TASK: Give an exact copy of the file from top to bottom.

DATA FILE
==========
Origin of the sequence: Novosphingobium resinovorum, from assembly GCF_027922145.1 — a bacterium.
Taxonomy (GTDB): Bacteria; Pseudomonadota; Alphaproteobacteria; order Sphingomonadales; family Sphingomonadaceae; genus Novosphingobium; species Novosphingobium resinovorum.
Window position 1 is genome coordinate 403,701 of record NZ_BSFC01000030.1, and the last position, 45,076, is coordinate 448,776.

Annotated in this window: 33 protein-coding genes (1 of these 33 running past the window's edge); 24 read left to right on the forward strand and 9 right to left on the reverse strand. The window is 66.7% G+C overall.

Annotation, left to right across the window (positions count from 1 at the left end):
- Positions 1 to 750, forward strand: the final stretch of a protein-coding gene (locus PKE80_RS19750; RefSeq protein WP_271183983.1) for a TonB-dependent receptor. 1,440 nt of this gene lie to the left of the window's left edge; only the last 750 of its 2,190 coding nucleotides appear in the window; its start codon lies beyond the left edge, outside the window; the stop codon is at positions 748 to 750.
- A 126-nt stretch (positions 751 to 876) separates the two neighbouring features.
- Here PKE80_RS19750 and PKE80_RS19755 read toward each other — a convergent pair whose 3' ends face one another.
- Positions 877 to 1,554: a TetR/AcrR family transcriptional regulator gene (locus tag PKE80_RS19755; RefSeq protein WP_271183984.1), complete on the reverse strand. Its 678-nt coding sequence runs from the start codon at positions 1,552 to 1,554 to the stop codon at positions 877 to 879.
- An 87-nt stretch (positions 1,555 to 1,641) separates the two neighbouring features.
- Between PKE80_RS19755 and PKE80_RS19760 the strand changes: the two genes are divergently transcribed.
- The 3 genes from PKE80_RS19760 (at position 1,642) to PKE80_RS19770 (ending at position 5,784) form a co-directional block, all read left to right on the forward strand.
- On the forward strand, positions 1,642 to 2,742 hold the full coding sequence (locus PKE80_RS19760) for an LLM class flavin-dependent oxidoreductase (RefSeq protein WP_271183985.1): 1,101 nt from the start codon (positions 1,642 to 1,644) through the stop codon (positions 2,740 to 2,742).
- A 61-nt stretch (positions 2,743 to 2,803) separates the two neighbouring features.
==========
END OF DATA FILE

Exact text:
Origin of the sequence: Novosphingobium resinovorum, from assembly GCF_027922145.1 — a bacterium.
Taxonomy (GTDB): Bacteria; Pseudomonadota; Alphaproteobacteria; order Sphingomonadales; family Sphingomonadaceae; genus Novosphingobium; species Novosphingobium resinovorum.
Window position 1 is genome coordinate 403,701 of record NZ_BSFC01000030.1, and the last position, 45,076, is coordinate 448,776.

Annotated in this window: 33 protein-coding genes (1 of these 33 running past the window's edge); 24 read left to right on the forward strand and 9 right to left on the reverse strand. The window is 66.7% G+C overall.

Annotation, left to right across the window (positions count from 1 at the left end):
- Positions 1 to 750, forward strand: the final stretch of a protein-coding gene (locus PKE80_RS19750; RefSeq protein WP_271183983.1) for a TonB-dependent receptor. 1,440 nt of this gene lie to the left of the window's left edge; only the last 750 of its 2,190 coding nucleotides appear in the window; its start codon lies beyond the left edge, outside the window; the stop codon is at positions 748 to 750.
- A 126-nt stretch (positions 751 to 876) separates the two neighbouring features.
- Here PKE80_RS19750 and PKE80_RS19755 read toward each other — a convergent pair whose 3' ends face one another.
- Positions 877 to 1,554: a TetR/AcrR family transcriptional regulator gene (locus tag PKE80_RS19755; RefSeq protein WP_271183984.1), complete on the reverse strand. Its 678-nt coding sequence runs from the start codon at positions 1,552 to 1,554 to the stop codon at positions 877 to 879.
- An 87-nt stretch (positions 1,555 to 1,641) separates the two neighbouring features.
- Between PKE80_RS19755 and PKE80_RS19760 the strand changes: the two genes are divergently transcribed.
- The 3 genes from PKE80_RS19760 (at position 1,642) to PKE80_RS19770 (ending at position 5,784) form a co-directional block, all read left to right on the forward strand.
- On the forward strand, positions 1,642 to 2,742 hold the full coding sequence (locus PKE80_RS19760) for an LLM class flavin-dependent oxidoreductase (RefSeq protein WP_271183985.1): 1,101 nt from the start codon (positions 1,642 to 1,644) through the stop codon (positions 2,740 to 2,742).
- A 61-nt stretch (positions 2,743 to 2,803) separates the two neighbouring features.